We've been close since we were small kids. I grew up in Salt Lake City and every summer, my folks would put me on the bus (alone - can you imagine doing such a thing nowadays?) and send me three hours north to my Grandma's house, in southern Idaho. I'd get to play for a few weeks with all my cousins in that area: capturing frogs and lizards in jars; feeding the deer that would wander up to Grandma's back door; going to the annual rodeo fair. It was a wonderful experience for a "city" kid from Salt Lake.

As we got older, we grew apart somewhat. She got married to a dairy farmer and started having those four kids. I went to school and started working. We'd write letters back and forth, and occasionally see each other when her Mom would come to visit my Mom, or we'd go to Idaho for family reunions.

Then in the mid-90's, her husband was severely burned in a accident on their farm. He was flown to the burn center in Salt Lake, where he remained hospitalized for four months. During that time, Kristi lived with my ex-husband and I (and my Mom, whom my ex and I cared for) so she could be with her husband every day. It was a long and emotionally painful time. But Jim slowly recovered, and they both lived with us after his release so he could make his follow-up appointments every day.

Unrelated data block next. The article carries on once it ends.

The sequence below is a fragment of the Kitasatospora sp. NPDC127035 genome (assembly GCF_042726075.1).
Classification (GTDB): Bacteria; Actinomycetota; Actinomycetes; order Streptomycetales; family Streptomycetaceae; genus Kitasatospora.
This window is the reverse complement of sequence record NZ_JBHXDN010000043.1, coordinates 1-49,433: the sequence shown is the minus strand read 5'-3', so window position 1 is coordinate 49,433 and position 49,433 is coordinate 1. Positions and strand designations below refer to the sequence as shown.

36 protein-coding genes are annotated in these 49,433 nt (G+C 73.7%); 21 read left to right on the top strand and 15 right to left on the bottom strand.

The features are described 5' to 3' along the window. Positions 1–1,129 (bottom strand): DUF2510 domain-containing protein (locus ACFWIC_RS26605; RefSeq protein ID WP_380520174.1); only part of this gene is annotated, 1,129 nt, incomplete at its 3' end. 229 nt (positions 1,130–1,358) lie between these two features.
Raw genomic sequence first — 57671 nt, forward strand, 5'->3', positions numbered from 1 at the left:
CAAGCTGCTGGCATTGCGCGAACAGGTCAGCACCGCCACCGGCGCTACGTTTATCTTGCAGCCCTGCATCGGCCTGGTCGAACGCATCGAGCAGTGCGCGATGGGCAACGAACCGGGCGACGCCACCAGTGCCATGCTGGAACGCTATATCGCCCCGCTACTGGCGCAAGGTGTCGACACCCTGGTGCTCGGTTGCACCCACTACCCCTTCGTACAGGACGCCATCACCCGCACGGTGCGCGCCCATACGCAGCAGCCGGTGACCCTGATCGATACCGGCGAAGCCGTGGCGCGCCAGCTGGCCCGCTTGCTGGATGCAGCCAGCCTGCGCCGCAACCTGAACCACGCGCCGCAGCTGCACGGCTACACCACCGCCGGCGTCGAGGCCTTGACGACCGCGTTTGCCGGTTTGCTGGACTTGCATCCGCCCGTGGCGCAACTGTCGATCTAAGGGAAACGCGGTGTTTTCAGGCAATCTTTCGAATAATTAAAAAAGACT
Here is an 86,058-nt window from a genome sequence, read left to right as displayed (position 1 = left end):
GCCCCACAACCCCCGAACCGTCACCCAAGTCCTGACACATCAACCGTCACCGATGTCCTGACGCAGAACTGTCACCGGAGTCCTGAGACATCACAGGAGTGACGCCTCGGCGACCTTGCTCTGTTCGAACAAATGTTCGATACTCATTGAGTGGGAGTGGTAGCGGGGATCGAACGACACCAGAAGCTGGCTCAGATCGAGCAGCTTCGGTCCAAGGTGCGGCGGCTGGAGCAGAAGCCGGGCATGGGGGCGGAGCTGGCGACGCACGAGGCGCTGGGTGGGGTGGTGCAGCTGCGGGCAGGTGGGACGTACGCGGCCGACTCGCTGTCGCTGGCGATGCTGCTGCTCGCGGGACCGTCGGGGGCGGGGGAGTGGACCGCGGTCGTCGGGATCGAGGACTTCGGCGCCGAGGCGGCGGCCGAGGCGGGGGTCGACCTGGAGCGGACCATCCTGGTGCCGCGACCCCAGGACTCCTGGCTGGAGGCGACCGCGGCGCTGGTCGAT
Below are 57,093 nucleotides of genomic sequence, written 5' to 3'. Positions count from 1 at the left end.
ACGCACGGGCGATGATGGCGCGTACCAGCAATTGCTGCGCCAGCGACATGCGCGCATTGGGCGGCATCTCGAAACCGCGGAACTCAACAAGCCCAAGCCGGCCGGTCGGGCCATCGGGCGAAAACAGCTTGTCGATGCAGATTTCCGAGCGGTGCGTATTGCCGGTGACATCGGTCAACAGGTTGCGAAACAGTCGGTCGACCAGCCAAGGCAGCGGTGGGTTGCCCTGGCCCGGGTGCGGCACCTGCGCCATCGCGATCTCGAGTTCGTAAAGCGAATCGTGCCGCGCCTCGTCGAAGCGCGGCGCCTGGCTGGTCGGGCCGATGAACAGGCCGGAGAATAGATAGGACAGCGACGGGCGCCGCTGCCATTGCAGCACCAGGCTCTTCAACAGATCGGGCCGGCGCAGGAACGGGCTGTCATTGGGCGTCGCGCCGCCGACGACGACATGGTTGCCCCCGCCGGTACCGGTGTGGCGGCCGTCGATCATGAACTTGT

As often happens, good things come out of the worst things. While her husband was healing, Kristi and I bonded once again -- this time, as mature married women. She helped see me through my divorce; she stayed with me while I was healing from gall bladder surgery; she was there for me when my Mom died in 1998. When I moved away in 1999, to remarry and start a new life, she'd fly out and visit. We always see each other when I go "home" to Salt Lake.